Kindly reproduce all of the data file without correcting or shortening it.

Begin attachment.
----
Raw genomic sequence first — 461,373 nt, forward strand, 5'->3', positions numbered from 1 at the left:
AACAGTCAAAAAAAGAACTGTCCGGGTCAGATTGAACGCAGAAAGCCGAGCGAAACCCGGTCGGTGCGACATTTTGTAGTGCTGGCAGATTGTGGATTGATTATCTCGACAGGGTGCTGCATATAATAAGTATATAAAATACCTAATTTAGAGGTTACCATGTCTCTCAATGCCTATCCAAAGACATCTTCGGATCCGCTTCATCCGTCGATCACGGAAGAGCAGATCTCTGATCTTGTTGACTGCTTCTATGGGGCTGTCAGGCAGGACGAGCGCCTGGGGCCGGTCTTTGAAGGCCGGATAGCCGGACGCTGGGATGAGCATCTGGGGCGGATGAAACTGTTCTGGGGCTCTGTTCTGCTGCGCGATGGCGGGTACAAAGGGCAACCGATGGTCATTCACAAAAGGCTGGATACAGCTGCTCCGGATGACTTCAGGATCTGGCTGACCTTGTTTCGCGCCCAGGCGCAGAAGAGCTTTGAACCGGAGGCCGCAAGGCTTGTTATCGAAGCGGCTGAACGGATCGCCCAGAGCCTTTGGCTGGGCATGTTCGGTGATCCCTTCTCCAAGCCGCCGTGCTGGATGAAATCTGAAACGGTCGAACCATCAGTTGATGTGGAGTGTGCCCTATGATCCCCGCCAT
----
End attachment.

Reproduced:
Raw genomic sequence first — 461,373 nt, forward strand, 5'->3', positions numbered from 1 at the left:
AACAGTCAAAAAAAGAACTGTCCGGGTCAGATTGAACGCAGAAAGCCGAGCGAAACCCGGTCGGTGCGACATTTTGTAGTGCTGGCAGATTGTGGATTGATTATCTCGACAGGGTGCTGCATATAATAAGTATATAAAATACCTAATTTAGAGGTTACCATGTCTCTCAATGCCTATCCAAAGACATCTTCGGATCCGCTTCATCCGTCGATCACGGAAGAGCAGATCTCTGATCTTGTTGACTGCTTCTATGGGGCTGTCAGGCAGGACGAGCGCCTGGGGCCGGTCTTTGAAGGCCGGATAGCCGGACGCTGGGATGAGCATCTGGGGCGGATGAAACTGTTCTGGGGCTCTGTTCTGCTGCGCGATGGCGGGTACAAAGGGCAACCGATGGTCATTCACAAAAGGCTGGATACAGCTGCTCCGGATGACTTCAGGATCTGGCTGACCTTGTTTCGCGCCCAGGCGCAGAAGAGCTTTGAACCGGAGGCCGCAAGGCTTGTTATCGAAGCGGCTGAACGGATCGCCCAGAGCCTTTGGCTGGGCATGTTCGGTGATCCCTTCTCCAAGCCGCCGTGCTGGATGAAATCTGAAACGGTCGAACCATCAGTTGATGTGGAGTGTGCCCTATGATCCCCGCCAT